Editor’s Note: The real-world, doctor-to-doctor ideas that Dr. Baum presents in this article are based on his 30 years of experience as a practicing urologist. These practical patient experience concepts are useful and appropriate to most other professional disciplines and healthcare provider practices.
All of us want our patients to have a positive experience with our practices. It is a given that we are able to diagnose and treat medical conditions. But that alone does not give us a competitive edge. However, exceeding patients expectations about their care is a sure fire method of providing patients with a stellar healthcare experience. This article provides ten suggestions that will make you and your practice attractive to existing patients, as well as to help you attract new patients to your practice.
Phone techniques. One of the first interactions that most patients will have with you and your practice will be the telephone. There is a world of difference between “Doctor’s office. Please hold.” And, “This is Doctor Baum’s office. This is Nicole speaking. How may I help you?” Patients who hear the former message may be so turned off that they will hang up and look for their care elsewhere.
The best way to create a positive first impression is to emphasize to your staff how important telephone etiquette is to your practice. Then provide the staff who are answering the phone with a script that each of them are to follow that demonstrates that your practice’s compassion and eagerness to be of assistance to the patients. The script should be in front of every phone so that each caller receives the same courtesy and politeness that they deserve. Remember you don’t get a second chance to make a good first impression!
Send a Welcome to the Practice letter. You have an opportunity to impact a patient’s visit long before they are eyeball to eyeball with the physician. The best way to do this is to send the patient information about your practice and the healthcare issue that they are hoping to have resolved by consulting with you and your practice.
The Welcome to the Practice Package should include your practice brochure, a map providing directions to your practice including information about parking in the area, educational materials related to their chief complaint, expectations regarding payment, a patient history questionnaire, the demographic information that you will need at the time of the first visit, the importance of obtaining authorization from their PCP (for referrals), and what they are to expect on the first visit.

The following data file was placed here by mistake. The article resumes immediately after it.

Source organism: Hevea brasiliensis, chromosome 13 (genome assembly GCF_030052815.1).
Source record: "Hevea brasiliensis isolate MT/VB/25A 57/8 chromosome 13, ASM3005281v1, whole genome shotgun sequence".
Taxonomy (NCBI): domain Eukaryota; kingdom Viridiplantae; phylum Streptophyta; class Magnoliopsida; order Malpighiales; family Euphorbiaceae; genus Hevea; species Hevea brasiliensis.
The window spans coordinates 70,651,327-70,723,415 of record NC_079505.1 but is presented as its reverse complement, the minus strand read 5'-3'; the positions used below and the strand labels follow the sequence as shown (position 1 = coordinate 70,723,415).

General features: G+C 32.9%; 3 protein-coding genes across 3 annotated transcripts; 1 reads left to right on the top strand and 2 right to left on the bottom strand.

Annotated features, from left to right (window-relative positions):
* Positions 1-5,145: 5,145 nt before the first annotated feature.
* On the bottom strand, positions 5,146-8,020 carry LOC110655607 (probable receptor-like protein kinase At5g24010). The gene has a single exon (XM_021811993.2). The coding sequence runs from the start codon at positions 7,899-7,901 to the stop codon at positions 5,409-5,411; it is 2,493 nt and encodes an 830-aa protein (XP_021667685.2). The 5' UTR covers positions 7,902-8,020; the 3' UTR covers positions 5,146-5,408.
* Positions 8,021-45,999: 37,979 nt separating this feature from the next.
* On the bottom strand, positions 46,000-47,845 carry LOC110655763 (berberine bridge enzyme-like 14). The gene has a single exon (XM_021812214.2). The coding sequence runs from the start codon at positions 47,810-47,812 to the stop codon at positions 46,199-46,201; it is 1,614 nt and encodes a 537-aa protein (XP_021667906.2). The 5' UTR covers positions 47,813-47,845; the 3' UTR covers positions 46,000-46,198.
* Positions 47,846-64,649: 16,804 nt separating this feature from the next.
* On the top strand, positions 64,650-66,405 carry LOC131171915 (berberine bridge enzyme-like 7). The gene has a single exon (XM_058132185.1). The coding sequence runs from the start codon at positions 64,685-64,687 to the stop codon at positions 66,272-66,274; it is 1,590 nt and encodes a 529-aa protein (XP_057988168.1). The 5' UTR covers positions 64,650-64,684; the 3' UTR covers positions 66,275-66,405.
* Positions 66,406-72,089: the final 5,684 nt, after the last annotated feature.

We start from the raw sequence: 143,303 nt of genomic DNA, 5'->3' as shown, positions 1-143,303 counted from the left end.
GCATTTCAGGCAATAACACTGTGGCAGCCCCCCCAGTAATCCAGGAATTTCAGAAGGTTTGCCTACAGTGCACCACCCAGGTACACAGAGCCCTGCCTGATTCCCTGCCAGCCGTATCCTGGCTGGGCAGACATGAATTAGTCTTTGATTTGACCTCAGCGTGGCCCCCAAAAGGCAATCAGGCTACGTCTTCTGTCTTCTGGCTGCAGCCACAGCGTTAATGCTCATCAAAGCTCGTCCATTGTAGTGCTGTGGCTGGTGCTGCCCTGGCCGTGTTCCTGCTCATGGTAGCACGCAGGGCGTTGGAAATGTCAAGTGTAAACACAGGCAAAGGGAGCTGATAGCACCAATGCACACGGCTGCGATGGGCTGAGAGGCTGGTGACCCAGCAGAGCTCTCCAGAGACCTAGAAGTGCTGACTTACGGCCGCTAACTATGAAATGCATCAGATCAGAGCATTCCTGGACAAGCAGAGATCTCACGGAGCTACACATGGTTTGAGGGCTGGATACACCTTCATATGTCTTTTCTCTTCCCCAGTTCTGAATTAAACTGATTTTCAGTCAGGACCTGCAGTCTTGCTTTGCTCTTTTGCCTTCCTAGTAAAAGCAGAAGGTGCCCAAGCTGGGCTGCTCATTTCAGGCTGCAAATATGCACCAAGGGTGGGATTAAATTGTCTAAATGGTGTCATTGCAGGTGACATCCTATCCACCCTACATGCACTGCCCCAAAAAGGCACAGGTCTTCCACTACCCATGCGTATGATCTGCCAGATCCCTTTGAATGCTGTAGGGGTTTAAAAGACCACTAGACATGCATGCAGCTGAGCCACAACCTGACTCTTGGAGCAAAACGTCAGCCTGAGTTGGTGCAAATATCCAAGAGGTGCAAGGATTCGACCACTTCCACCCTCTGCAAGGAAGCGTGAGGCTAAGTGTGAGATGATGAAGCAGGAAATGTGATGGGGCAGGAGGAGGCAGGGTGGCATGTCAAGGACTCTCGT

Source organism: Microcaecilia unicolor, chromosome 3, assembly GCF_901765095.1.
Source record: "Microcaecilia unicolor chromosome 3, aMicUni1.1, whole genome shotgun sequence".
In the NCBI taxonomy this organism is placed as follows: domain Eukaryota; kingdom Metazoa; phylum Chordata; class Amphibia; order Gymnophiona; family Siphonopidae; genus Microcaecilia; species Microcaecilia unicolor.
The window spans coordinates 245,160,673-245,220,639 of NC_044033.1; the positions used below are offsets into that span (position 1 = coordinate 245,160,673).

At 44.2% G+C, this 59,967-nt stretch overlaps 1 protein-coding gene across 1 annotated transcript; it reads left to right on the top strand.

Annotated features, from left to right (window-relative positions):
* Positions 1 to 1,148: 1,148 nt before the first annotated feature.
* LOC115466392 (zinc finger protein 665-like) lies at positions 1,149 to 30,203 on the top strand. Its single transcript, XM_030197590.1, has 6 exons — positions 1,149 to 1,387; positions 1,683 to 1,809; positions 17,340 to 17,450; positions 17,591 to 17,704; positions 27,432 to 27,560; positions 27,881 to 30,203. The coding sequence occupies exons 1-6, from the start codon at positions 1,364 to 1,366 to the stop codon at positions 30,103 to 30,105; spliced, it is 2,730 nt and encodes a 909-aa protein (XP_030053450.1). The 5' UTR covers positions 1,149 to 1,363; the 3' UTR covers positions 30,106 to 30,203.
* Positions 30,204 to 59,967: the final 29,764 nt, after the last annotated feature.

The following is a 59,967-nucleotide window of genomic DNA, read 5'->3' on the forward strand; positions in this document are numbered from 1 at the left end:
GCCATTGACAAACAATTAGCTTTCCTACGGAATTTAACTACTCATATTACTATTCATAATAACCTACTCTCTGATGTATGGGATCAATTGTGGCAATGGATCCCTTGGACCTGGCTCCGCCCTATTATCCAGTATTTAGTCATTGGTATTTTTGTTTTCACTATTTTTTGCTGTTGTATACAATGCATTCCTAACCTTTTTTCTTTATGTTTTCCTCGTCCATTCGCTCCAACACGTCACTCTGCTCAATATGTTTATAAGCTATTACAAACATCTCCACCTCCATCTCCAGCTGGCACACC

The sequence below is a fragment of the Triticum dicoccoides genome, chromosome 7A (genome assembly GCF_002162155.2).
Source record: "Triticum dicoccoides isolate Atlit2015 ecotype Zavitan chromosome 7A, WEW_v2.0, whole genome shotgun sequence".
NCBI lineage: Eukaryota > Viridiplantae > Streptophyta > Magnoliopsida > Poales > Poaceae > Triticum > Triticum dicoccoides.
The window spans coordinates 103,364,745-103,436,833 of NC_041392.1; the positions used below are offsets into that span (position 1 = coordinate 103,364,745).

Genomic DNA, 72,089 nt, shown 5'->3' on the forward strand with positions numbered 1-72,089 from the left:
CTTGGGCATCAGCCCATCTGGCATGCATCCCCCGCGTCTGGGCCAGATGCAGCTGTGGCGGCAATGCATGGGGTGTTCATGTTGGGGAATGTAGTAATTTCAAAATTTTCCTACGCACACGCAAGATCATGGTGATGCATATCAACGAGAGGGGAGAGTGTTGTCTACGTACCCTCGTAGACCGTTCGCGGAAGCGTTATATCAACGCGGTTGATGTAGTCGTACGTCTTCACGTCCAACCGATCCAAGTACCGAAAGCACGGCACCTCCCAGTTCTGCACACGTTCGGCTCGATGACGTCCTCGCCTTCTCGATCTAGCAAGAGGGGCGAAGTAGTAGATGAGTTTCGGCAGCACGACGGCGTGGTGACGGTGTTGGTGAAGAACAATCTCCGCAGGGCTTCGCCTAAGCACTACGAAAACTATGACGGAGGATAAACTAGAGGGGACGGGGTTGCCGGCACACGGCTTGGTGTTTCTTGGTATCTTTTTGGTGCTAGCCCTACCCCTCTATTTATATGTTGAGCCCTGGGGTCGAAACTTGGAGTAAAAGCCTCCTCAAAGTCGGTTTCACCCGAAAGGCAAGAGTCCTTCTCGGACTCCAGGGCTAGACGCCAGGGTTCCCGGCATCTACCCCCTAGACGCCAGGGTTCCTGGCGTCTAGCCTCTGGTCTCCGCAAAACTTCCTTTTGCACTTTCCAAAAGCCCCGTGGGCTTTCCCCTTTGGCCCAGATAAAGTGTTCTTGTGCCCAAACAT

See patients on time. There is no better way to endear yourself to your patients than by being regarded as an on-time physician. In the past patients were willing to wait for 30-60+ minutes to see their urologist. Today patients are tapping on the window after 15 minutes in the reception area if they haven’t been escorted to the exam room. Make effective and efficient scheduling a priority for your practice and you will find that you can become a busy physician without staff burnout and without making patients angry and defensive even before you discuss their problem.
Make use of social progress notes. You want your patients to feel that you care more about them than their genitourinary organs. The best way to accomplish this is using social progress notes. This can be located on the left hand side of the chart or in a separate tab on your electronic medical record. Social progress notes include areas of interest, hobbies, children, grandchildren, and occupational history. The physician or the staff can record these in the chart.
When you see the patient again, you will impress him or her by mentioning their recent trip to the Caribbean, their accolades, and accomplishments of their children. So when John Doe is seen for a follow up visit, you can say, “Mr. Doe, so nice to see you again. Tell me how was your trip to Disney with your grandchildren?” Remember patients don’t care how much you know until they know how much you care. The best way to show that you care is to use social progress notes.
Don’t use closed questions, answered by yes or no. You won’t get a handle on your patients by using questions that can be easily answered by yes and no. Instead, I recommend asking, who, what, where, why, and how questions to better explore the deeper feelings and issues of your patients. Many of us were trained to use yes and no questions but the open ended questions will yield better results.